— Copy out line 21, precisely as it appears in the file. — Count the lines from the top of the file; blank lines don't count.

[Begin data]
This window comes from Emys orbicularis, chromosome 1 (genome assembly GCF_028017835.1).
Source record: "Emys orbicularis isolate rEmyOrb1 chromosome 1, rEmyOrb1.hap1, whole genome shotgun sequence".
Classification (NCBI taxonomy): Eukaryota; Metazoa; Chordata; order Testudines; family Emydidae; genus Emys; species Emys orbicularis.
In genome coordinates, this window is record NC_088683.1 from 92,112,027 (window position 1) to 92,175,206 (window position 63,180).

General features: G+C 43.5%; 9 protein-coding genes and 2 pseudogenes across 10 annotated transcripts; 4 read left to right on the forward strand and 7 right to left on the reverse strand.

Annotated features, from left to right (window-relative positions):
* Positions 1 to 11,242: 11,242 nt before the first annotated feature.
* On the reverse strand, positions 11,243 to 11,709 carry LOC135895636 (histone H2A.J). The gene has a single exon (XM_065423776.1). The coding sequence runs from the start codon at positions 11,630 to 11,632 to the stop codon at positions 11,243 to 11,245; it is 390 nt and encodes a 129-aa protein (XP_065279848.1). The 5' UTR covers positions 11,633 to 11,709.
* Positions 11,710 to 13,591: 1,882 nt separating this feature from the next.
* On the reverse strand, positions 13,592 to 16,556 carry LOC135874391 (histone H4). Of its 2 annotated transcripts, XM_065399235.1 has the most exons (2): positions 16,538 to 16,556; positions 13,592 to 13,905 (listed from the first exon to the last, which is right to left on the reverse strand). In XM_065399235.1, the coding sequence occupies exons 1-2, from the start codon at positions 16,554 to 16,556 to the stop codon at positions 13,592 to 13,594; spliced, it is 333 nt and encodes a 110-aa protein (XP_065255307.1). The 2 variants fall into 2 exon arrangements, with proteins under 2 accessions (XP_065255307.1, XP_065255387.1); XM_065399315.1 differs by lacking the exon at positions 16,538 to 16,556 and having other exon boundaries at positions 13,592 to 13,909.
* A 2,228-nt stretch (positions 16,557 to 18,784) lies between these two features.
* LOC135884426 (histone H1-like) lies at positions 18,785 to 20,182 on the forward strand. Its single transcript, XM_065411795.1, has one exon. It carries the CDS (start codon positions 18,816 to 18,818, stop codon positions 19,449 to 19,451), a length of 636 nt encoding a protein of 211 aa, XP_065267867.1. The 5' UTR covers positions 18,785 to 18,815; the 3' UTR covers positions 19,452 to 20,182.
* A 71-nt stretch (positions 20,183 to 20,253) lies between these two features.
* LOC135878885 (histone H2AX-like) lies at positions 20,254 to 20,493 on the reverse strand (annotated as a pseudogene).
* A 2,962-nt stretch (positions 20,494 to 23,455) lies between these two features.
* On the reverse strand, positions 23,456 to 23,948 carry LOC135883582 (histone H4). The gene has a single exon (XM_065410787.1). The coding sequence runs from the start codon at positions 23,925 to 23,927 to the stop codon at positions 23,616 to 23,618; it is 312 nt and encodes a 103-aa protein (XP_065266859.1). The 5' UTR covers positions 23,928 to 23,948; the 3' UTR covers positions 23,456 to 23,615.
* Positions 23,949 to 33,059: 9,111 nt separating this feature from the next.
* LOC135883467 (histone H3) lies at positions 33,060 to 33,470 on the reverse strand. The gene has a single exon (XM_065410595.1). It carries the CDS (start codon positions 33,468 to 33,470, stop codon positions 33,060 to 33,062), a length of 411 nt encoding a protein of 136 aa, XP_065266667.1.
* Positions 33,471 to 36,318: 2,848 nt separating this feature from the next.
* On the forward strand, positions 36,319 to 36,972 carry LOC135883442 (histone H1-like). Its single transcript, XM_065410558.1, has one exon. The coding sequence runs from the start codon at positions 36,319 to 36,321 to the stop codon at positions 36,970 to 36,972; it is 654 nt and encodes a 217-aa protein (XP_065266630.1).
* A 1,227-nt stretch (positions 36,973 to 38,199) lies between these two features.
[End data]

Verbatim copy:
* A 1,227-nt stretch (positions 36,973 to 38,199) lies between these two features.